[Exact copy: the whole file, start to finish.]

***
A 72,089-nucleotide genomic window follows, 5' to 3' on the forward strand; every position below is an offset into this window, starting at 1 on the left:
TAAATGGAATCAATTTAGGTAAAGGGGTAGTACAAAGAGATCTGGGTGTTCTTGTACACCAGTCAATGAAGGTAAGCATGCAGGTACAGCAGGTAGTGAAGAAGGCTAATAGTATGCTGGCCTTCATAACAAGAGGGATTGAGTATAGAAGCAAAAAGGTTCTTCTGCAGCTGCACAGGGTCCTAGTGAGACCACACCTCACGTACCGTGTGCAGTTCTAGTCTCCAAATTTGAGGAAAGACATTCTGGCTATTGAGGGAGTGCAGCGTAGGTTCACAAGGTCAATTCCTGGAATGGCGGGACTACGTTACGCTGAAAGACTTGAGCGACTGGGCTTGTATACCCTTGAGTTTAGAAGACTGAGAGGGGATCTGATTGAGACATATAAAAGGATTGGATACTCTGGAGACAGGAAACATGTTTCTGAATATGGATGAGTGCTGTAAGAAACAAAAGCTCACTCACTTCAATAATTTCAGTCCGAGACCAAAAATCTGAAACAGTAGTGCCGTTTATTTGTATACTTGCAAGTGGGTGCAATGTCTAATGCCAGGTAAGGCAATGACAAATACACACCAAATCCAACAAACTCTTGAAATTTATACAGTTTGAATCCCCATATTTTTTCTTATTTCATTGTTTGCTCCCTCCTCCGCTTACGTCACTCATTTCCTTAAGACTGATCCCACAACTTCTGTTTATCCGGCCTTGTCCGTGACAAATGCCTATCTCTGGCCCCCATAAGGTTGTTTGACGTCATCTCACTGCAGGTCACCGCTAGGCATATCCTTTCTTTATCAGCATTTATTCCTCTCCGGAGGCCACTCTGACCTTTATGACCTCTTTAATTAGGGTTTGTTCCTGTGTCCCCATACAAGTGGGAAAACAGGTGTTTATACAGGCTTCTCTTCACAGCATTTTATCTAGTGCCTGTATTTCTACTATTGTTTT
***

A 72,089-nucleotide genomic window follows, 5' to 3' on the forward strand; every position below is an offset into this window, starting at 1 on the left:
TAAATGGAATCAATTTAGGTAAAGGGGTAGTACAAAGAGATCTGGGTGTTCTTGTACACCAGTCAATGAAGGTAAGCATGCAGGTACAGCAGGTAGTGAAGAAGGCTAATAGTATGCTGGCCTTCATAACAAGAGGGATTGAGTATAGAAGCAAAAAGGTTCTTCTGCAGCTGCACAGGGTCCTAGTGAGACCACACCTCACGTACCGTGTGCAGTTCTAGTCTCCAAATTTGAGGAAAGACATTCTGGCTATTGAGGGAGTGCAGCGTAGGTTCACAAGGTCAATTCCTGGAATGGCGGGACTACGTTACGCTGAAAGACTTGAGCGACTGGGCTTGTATACCCTTGAGTTTAGAAGACTGAGAGGGGATCTGATTGAGACATATAAAAGGATTGGATACTCTGGAGACAGGAAACATGTTTCTGAATATGGATGAGTGCTGTAAGAAACAAAAGCTCACTCACTTCAATAATTTCAGTCCGAGACCAAAAATCTGAAACAGTAGTGCCGTTTATTTGTATACTTGCAAGTGGGTGCAATGTCTAATGCCAGGTAAGGCAATGACAAATACACACCAAATCCAACAAACTCTTGAAATTTATACAGTTTGAATCCCCATATTTTTTCTTATTTCATTGTTTGCTCCCTCCTCCGCTTACGTCACTCATTTCCTTAAGACTGATCCCACAACTTCTGTTTATCCGGCCTTGTCCGTGACAAATGCCTATCTCTGGCCCCCATAAGGTTGTTTGACGTCATCTCACTGCAGGTCACCGCTAGGCATATCCTTTCTTTATCAGCATTTATTCCTCTCCGGAGGCCACTCTGACCTTTATGACCTCTTTAATTAGGGTTTGTTCCTGTGTCCCCATACAAGTGGGAAAACAGGTGTTTATACAGGCTTCTCTTCACAGCATTTTATCTAGTGCCTGTATTTCTACTATTGTTTT